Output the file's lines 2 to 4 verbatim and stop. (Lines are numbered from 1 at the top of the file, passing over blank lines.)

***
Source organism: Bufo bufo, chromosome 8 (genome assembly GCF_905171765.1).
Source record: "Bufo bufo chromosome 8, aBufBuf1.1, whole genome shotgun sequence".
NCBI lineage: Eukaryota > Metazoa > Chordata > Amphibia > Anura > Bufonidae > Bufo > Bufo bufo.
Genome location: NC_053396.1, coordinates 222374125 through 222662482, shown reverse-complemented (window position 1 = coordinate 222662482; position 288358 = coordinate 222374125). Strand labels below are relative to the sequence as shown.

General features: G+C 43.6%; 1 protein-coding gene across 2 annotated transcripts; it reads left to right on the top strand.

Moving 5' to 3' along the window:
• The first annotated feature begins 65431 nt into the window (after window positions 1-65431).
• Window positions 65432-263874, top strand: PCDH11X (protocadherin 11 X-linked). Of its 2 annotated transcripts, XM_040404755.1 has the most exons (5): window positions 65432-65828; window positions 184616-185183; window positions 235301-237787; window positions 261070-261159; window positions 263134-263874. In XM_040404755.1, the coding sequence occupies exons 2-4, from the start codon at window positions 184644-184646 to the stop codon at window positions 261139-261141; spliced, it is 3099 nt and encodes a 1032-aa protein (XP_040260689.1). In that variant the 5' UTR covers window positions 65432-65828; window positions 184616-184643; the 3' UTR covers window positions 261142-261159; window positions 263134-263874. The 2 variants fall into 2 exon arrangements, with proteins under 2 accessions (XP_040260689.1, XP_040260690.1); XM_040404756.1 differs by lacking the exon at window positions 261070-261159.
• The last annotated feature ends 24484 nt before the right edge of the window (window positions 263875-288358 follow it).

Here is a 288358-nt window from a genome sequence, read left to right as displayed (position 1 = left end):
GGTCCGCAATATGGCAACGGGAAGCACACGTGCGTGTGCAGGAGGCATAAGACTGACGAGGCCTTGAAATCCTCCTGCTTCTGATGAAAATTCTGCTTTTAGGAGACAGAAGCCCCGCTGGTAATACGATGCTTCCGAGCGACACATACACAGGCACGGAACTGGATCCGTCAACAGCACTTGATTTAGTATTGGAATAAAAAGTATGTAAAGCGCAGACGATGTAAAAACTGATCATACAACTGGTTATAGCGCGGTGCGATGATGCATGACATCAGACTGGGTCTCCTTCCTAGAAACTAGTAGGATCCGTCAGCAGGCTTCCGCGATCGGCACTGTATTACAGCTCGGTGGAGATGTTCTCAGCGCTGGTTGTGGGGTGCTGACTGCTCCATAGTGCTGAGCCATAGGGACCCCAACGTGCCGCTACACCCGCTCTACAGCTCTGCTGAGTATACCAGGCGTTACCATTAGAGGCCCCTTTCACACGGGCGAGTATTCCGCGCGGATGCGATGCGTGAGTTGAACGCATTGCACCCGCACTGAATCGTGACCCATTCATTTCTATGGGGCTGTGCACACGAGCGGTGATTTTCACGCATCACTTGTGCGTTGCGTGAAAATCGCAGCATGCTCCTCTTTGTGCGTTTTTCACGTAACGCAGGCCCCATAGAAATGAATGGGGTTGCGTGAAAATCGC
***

Source record: "Bufo bufo chromosome 8, aBufBuf1.1, whole genome shotgun sequence".
NCBI lineage: Eukaryota > Metazoa > Chordata > Amphibia > Anura > Bufonidae > Bufo > Bufo bufo.
Genome location: NC_053396.1, coordinates 222374125 through 222662482, shown reverse-complemented (window position 1 = coordinate 222662482; position 288358 = coordinate 222374125). Strand labels below are relative to the sequence as shown.